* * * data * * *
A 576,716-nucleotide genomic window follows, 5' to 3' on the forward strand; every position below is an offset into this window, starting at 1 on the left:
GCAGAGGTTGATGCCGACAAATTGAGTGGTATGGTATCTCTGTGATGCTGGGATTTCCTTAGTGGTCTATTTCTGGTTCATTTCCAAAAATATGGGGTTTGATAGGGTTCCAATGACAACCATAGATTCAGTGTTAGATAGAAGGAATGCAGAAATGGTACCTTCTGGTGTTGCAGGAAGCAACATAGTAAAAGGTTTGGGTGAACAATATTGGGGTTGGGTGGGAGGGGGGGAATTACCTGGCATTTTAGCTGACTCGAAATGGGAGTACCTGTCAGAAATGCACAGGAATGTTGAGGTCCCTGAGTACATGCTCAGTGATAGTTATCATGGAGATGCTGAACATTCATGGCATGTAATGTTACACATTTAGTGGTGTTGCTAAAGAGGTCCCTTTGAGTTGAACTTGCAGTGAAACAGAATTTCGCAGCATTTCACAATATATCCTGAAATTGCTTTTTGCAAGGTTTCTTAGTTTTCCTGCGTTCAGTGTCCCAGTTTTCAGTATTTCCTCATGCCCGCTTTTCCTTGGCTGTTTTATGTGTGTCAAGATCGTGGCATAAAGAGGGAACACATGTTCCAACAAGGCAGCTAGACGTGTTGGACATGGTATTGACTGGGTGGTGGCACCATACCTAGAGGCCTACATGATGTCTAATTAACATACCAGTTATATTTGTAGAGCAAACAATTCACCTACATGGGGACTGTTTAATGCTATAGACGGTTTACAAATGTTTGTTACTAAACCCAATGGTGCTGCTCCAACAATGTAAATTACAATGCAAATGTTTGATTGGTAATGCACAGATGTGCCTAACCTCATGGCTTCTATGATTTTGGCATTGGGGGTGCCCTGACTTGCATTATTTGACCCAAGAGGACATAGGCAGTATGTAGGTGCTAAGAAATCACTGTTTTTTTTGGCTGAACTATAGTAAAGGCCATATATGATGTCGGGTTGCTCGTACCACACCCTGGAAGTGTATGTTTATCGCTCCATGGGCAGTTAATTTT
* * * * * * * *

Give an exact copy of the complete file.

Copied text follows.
A 576,716-nucleotide genomic window follows, 5' to 3' on the forward strand; every position below is an offset into this window, starting at 1 on the left:
GCAGAGGTTGATGCCGACAAATTGAGTGGTATGGTATCTCTGTGATGCTGGGATTTCCTTAGTGGTCTATTTCTGGTTCATTTCCAAAAATATGGGGTTTGATAGGGTTCCAATGACAACCATAGATTCAGTGTTAGATAGAAGGAATGCAGAAATGGTACCTTCTGGTGTTGCAGGAAGCAACATAGTAAAAGGTTTGGGTGAACAATATTGGGGTTGGGTGGGAGGGGGGGAATTACCTGGCATTTTAGCTGACTCGAAATGGGAGTACCTGTCAGAAATGCACAGGAATGTTGAGGTCCCTGAGTACATGCTCAGTGATAGTTATCATGGAGATGCTGAACATTCATGGCATGTAATGTTACACATTTAGTGGTGTTGCTAAAGAGGTCCCTTTGAGTTGAACTTGCAGTGAAACAGAATTTCGCAGCATTTCACAATATATCCTGAAATTGCTTTTTGCAAGGTTTCTTAGTTTTCCTGCGTTCAGTGTCCCAGTTTTCAGTATTTCCTCATGCCCGCTTTTCCTTGGCTGTTTTATGTGTGTCAAGATCGTGGCATAAAGAGGGAACACATGTTCCAACAAGGCAGCTAGACGTGTTGGACATGGTATTGACTGGGTGGTGGCACCATACCTAGAGGCCTACATGATGTCTAATTAACATACCAGTTATATTTGTAGAGCAAACAATTCACCTACATGGGGACTGTTTAATGCTATAGACGGTTTACAAATGTTTGTTACTAAACCCAATGGTGCTGCTCCAACAATGTAAATTACAATGCAAATGTTTGATTGGTAATGCACAGATGTGCCTAACCTCATGGCTTCTATGATTTTGGCATTGGGGGTGCCCTGACTTGCATTATTTGACCCAAGAGGACATAGGCAGTATGTAGGTGCTAAGAAATCACTGTTTTTTTTGGCTGAACTATAGTAAAGGCCATATATGATGTCGGGTTGCTCGTACCACACCCTGGAAGTGTATGTTTATCGCTCCATGGGCAGTTAATTTT